the future of flight
Fuel flexibility in future engine designs
GE Aerospace is also supporting industry initiatives to approve and adopt 100 percent Sustainable Aviation Fuel (SAF) and is partnering on a new flight demonstration program to test zero-carbon hydrogen fuel combustion.
Sustainable Aviation Fuel (SAF) today and in the future. We are helping lead the industry to develop 100% SAF that doesn’t require blending with conventional jet fuel. Developed with economic, social and environmental considerations, SAF is made from non-petroleum based sources.
All GE Aerospace and CFM International engines can operate on approved SAF … TODAY. CFM is a 50-50 joint company between GE and Safran Aircraft Engines. GE Aerospace’s extensive SAF testing and demonstration efforts include the following industry first:
First SAF commercial demonstration flight powered by CF6 engines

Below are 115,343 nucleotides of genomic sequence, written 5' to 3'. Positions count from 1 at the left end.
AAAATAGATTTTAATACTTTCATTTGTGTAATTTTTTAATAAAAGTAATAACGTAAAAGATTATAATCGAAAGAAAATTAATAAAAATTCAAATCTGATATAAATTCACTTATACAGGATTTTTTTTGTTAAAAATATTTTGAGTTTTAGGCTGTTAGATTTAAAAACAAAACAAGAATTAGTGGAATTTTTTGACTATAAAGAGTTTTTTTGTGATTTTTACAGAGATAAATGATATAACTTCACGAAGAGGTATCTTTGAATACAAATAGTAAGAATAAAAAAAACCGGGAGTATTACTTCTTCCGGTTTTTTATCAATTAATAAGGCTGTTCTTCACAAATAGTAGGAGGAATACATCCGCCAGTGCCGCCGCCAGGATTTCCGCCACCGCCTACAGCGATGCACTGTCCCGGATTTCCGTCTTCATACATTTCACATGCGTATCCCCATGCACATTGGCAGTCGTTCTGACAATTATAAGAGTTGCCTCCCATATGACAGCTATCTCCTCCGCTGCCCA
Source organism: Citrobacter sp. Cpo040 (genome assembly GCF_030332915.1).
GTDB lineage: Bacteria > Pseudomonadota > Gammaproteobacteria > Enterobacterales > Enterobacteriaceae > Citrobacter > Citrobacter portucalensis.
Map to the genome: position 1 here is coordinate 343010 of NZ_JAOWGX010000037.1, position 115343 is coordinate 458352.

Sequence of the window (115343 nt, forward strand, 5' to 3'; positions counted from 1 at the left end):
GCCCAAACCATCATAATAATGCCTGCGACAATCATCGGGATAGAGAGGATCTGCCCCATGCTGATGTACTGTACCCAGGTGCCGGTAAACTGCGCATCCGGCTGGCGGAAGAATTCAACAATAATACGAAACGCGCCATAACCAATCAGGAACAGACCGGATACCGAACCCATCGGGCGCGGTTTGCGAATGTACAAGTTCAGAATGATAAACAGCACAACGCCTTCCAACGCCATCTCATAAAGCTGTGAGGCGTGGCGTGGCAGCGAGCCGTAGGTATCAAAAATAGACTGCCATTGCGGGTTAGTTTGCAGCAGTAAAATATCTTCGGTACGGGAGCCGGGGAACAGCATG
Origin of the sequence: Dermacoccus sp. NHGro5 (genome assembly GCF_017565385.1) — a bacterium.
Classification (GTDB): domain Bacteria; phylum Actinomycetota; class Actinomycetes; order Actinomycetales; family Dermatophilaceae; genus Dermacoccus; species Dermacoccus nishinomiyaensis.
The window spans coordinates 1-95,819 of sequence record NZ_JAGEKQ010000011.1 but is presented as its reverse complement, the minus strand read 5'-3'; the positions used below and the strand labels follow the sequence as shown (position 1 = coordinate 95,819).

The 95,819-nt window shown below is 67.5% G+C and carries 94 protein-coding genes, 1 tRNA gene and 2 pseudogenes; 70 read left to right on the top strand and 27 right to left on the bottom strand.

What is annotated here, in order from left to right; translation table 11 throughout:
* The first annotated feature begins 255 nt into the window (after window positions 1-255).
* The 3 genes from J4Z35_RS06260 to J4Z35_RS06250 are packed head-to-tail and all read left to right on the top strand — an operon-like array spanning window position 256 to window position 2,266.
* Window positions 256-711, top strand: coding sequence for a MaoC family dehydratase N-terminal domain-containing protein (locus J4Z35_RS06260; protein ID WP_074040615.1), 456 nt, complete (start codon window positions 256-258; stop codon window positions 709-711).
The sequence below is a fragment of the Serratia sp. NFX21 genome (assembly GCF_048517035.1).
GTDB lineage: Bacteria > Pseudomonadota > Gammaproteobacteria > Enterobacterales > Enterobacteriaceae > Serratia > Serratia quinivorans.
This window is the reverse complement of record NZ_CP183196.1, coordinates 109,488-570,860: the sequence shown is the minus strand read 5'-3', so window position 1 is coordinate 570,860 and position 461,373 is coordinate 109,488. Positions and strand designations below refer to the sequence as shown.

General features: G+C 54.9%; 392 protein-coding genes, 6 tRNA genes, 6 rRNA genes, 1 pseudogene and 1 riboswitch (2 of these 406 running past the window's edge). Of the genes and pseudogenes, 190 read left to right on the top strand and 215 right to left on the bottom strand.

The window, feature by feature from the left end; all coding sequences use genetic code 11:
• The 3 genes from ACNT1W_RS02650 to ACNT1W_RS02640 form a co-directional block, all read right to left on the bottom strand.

First SAF helicopter flight powered by T700 engines
First SAF commercial revenue flight powered by CFM56 engines
First SAF transatlantic flight of a large freight commercial airplane in 2011 powered by GEnx engines
First military jet flight using 100% SAF powered by F414 engines
First commercial airliner flight using 100% non-drop-in SAF powered by GE90 engines
First power-to-liquid (PtL) SAF commercial flight powered by CFM56 engines
First SAF flight for the commercial Sikorsky S-92 helicopter in 2021 powered by CT7 engines
Experimental passenger flight using 100% drop-in SAF in one of the two engines powered by CFM LEAP engines
Hydrogen as an aviation fuel
Hydrogen fuel presents a unique opportunity for the aviation industry to achieve zero carbon emissions flight. The absence of carbon in hydrogen results in combustion byproducts limited to water vapor and nitrogen oxides (NOx). GE believes hydrogen-fueled flight is technically feasible and is working to develop solutions to address product design and certification hurdles associated with the combustion of a cryogenic fuel. GE Aerospace is actively working in close cross-business collaboration with GE Research, GE Renewables, and GE Power to advance research and development supporting the use of liquid hydrogen (LH2).